August newsletter

We are excited to welcome two new additions to the RSYP family – Ari Cameron and Johnathan McFarland!

Ari joins us as the Youth Operational Board/Special Projects Coordinator (and a Sexual Health Education Faciltator). She has a lot of experience working in afterschool programs, and she’s also an amazing poet!

You probably recognize Johnathan – he started at RSYP as a youth participant, became a Massachusetts Promise Fellow/AmeriCorps Volunteer working in the Jobs & Careers Program, and is now the brand new Apprenticeship and Outreach Associate.

To get to know them better, we asked them five questions – and we’re sharing their answers with you!

1. How did you find RSYP?

Ari: I found RSYP after searching (for months!) for an awesome and dynamic youth development organization in Columbia/Dutchess/ Berkshire County. I was living in NYC at the time, working as a teaching artist and curriculum builder, and knew I needed a shift. After reading about RSYP and their mission, I was sold. After working for various other youth-centered non-profits, the follow through and integrity of this place is really impressive.

Johnathan: A few weeks after I moved to southern Berkshire County in 2015, I was told by my aunt to come by and check out RSYP.

2. What’s the first thing you do when you get home from work?

Ari: I take off my shoes! And water my garden.

Johnathan: The first thing I do when I get home is try and spend time reflecting about the day.

3. What was your childhood nickname?

Ari: Oof. I blush a lot and always have so my friends called me Tomato Face.

Johnathan: On my birth certificate I am officially named Johnathan, but until the time I was 18 people called me Jack.

4. When was the last time you laughed really hard?

Ari: Over the summer I managed a teen farm camp in Columbia County. We had a really great session with 16 campers who got very close. On the second-to-last day, we decided we wanted to give them something, but didn’t want it to be an object or food – we wanted to give them an experience. So we split up into teams and asked the campers to turn a staff person into a woodland creature of some kind. They had an hour to cover us with mud, sticks, moss, leaves – anything they could find – and to create a convincing backstory and name for us. I could barely breathe I was laughing so hard (and because my mouth had dirt in it).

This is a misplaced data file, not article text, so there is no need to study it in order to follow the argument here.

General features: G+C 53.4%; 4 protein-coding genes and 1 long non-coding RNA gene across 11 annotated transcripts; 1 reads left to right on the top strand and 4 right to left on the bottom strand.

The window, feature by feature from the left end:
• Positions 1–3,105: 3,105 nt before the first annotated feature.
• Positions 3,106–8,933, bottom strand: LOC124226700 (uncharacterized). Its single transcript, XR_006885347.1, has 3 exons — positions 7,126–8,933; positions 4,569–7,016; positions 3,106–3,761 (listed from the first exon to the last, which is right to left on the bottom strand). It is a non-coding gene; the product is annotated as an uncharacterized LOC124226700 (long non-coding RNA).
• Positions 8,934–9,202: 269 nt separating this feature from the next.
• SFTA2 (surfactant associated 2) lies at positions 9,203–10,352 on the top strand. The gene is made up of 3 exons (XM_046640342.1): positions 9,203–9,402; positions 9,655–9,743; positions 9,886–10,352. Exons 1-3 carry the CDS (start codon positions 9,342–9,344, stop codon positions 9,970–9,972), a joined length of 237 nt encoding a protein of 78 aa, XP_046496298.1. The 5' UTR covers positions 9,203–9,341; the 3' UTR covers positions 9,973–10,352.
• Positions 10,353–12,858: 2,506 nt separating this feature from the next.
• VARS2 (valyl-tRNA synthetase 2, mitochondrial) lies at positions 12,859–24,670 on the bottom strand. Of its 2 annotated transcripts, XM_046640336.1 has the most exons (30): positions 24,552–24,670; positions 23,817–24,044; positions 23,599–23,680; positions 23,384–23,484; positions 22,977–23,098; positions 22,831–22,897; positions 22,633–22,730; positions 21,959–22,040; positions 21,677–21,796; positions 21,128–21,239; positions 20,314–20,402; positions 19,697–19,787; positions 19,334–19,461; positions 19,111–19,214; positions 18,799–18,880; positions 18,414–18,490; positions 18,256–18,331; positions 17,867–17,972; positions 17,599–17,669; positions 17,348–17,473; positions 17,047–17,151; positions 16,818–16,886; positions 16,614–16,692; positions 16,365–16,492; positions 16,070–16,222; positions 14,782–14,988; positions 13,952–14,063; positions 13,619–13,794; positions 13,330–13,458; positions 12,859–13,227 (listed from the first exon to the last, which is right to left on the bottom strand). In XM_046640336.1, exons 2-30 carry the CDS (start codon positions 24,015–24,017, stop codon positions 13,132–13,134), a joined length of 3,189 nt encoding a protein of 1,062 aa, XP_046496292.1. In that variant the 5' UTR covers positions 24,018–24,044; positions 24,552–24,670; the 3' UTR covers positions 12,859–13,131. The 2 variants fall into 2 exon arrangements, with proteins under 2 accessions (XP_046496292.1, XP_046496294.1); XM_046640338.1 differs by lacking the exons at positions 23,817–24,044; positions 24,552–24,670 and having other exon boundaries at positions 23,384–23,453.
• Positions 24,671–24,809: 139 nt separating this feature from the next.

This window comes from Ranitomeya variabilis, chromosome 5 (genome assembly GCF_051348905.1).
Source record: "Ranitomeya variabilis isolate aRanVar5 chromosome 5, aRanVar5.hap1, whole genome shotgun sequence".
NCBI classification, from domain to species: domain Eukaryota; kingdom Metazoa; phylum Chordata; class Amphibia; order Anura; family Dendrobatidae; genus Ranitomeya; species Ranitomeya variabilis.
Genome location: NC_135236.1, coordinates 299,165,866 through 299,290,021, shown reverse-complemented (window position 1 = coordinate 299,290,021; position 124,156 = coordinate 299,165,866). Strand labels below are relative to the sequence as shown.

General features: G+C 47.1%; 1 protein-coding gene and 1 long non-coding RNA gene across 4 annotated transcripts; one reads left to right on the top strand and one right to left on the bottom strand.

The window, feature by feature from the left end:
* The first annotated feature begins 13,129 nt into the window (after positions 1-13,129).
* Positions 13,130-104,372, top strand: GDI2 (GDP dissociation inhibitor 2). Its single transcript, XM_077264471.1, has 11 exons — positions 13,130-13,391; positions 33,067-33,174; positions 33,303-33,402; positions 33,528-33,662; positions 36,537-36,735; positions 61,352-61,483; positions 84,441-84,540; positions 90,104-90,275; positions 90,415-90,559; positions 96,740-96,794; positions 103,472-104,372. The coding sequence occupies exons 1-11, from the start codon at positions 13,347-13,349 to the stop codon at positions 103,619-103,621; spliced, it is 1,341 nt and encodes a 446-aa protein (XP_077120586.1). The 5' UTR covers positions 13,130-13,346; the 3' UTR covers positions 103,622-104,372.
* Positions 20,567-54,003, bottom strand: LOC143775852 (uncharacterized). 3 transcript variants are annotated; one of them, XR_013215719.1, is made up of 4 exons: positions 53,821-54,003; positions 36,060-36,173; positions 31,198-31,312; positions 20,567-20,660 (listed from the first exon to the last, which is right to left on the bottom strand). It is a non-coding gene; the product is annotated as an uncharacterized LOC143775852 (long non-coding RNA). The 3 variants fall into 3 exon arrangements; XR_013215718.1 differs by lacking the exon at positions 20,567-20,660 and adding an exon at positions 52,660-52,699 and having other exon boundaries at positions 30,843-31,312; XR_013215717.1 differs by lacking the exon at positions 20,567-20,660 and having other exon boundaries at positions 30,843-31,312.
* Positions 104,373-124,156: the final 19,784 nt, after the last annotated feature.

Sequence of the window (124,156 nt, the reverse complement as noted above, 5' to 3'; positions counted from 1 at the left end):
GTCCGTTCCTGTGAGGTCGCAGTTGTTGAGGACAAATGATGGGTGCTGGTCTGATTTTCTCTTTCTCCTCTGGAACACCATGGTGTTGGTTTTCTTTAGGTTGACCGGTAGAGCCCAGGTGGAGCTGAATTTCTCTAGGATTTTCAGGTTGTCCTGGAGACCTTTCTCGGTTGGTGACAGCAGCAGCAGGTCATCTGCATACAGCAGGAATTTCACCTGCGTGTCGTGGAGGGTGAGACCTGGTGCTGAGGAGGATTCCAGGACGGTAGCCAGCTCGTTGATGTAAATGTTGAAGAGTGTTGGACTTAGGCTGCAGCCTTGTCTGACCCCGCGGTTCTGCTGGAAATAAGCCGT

Johnathan: The last time that I laughed really hard was watching the Louis CK special “At the Comedy Store“.

5. What things are you looking forward to most this fall?

Ari: I am super excited to start meeting people. I am planning some poetry events in collaboration with Monument Mountain High School staff and really looking forward to bringing that part of my life into the youth work I do here. I am also looking forward to having the opportunity to teach young people some of the important concepts around sexual health that I never got as a young person.

Johnathan: What I am looking forward to the most is being able to continue the valuable work that is done at Railroad Street Youth Project!

Welcome, Ari and Johnathan! We look forward to seeing great things from you!

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Stay Up to Date on the Du Bois Mural!


The steering committee for the project is seeking significant participation from the community as we focus this mural on highlighting Du Bois’ experience and connection to his hometown of Great Barrington and the impact it had on the trajectory of his life thereafter.

To help involve the community on a larger scale, a Facebook page was created to serve as a  resource for anyone who would like to be involved directly with the creation of this mural and/or anyone who would like to stay up to date with the progress.

Head on over to W.E.B Du Bois Mural Project page and give us a Like!

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